Introduction to Open Loop Control

Introduction to open loop control in FTC

What is Open Loop Control?

Open loop control simply means giving a specific output without checking it based on our input. A basic example of this is that of a time-based autonomous:

// Start motors at desired speed

// Leave motors running for desired time

// Stop motors after desired time

Another example of open loop control is that of an intake which runs continuously:

// set intake power at max output

These examples and nearly all later examples assume that you have correctly set up prerequisite code such as initializing motors. If this has not been done yet, I would recommend setting this up before proceeding.

As you can see, open loop control is an incredibly simple way to get your robot performing actions. Unfortunately, this method has a few critical downfalls for certain systems:

  • Cannot reject disturbances

    • Cannot overcome contact from other robots

  • Energy inefficient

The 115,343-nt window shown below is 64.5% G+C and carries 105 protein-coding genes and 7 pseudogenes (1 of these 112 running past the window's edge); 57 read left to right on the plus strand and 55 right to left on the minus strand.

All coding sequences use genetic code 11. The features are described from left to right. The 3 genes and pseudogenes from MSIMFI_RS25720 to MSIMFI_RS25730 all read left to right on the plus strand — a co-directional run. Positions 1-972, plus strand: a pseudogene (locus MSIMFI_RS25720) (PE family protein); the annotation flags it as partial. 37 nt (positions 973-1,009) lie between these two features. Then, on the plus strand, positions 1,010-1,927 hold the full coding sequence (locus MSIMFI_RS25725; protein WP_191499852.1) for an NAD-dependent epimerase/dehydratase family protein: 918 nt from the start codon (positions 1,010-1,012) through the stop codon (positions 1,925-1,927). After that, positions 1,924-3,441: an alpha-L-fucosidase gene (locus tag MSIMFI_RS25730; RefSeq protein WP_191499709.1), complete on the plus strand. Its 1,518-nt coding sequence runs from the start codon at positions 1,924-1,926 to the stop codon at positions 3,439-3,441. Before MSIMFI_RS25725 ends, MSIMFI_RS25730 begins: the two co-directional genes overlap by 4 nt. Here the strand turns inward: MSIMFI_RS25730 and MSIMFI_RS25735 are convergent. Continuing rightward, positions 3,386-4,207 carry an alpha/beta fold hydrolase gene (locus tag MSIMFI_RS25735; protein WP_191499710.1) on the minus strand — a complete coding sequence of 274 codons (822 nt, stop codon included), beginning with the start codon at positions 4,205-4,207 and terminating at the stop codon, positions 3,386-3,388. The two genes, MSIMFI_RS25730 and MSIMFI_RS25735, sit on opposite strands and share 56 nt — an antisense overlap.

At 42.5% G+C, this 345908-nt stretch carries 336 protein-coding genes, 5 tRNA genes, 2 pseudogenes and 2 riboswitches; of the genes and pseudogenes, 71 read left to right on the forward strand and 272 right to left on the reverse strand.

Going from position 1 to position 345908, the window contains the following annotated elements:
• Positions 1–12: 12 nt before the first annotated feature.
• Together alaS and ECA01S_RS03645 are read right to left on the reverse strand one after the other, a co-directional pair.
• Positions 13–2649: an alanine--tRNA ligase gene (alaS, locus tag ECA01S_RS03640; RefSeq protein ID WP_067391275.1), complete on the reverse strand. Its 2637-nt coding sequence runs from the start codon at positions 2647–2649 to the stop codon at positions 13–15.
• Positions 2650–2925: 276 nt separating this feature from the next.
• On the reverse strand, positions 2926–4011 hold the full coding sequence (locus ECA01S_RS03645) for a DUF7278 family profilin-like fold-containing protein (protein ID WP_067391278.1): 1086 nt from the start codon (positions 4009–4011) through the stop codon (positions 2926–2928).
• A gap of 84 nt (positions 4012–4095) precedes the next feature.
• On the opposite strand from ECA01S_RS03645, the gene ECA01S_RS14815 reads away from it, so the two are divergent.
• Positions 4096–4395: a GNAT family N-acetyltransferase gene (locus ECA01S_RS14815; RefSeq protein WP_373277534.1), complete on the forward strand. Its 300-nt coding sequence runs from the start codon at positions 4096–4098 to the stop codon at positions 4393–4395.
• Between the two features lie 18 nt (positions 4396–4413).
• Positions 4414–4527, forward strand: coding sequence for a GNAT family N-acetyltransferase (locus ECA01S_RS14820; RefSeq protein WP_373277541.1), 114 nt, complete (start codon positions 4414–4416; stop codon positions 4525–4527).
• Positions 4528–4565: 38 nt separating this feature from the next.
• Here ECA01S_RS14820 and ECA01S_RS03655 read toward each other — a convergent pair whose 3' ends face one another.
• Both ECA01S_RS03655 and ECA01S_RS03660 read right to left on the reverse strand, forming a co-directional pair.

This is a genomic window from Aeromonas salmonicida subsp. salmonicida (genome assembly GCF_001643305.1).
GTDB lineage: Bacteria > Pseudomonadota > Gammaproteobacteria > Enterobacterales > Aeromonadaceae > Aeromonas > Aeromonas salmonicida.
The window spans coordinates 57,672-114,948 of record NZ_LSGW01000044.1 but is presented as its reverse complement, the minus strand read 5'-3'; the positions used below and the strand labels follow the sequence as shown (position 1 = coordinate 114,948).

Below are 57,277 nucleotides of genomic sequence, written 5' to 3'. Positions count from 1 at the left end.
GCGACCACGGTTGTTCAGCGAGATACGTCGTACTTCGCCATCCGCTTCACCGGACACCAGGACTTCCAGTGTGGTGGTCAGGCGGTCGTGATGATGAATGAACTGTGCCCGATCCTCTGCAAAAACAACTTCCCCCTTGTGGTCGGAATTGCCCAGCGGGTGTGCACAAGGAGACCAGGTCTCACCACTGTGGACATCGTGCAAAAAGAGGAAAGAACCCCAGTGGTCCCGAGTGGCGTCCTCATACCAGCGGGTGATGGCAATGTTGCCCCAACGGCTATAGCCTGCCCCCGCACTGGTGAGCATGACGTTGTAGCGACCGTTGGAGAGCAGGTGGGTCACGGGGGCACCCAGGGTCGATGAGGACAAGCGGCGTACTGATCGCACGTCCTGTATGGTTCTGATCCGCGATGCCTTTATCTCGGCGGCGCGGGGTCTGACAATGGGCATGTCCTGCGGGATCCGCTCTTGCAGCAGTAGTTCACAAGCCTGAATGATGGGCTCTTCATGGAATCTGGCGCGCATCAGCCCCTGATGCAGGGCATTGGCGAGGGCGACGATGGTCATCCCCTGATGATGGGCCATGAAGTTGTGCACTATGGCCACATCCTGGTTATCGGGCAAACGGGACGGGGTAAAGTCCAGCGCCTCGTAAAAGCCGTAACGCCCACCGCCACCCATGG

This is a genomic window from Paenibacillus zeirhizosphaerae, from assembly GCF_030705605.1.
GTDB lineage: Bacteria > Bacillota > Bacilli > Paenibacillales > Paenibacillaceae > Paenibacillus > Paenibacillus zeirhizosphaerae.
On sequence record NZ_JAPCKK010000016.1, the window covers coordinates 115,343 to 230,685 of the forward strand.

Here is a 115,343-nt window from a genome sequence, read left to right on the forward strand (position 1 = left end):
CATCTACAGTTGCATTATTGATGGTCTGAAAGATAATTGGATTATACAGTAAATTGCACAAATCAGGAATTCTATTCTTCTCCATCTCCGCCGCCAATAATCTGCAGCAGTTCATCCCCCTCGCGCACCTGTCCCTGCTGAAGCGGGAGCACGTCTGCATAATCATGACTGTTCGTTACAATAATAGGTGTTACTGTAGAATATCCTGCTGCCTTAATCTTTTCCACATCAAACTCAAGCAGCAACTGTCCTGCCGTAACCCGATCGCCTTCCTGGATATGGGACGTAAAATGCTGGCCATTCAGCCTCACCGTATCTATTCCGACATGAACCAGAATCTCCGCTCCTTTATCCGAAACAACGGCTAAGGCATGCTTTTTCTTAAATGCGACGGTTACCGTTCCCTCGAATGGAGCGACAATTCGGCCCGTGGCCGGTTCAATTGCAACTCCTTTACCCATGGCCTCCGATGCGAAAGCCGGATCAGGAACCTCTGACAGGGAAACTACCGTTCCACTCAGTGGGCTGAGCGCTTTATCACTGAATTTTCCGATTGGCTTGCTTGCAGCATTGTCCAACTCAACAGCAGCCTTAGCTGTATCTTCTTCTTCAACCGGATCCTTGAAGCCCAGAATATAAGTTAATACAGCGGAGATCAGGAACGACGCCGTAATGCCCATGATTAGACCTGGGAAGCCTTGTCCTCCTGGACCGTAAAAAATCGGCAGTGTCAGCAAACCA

• Motors must run at maximum power to utilize their maximum torque potential

  • Consistency will vary as battery voltage changes.

These downfalls really only matter for certain types of systems. For example, your intake doesn't really need to reject disturbances from the outside world like your drivetrain does. This means that choosing Open Loop Control vs Closed Loop Control is decided with personal preference and the design requirements of your system.

Design Requirements: What your system needs to accomplish.

Does it need to reject disturbances? Does it need to be fast? Can it be slow? How accurate does it need to be? All of these things are factored into your system's design requirements.

Practice Exercises

  • Try running the first example on your team's drivetrain

    • How consistent is it?

    • Does the distance vary with the battery voltage?

  • Try to think of how to improve upon this method and implement those to see if it works!

Last updated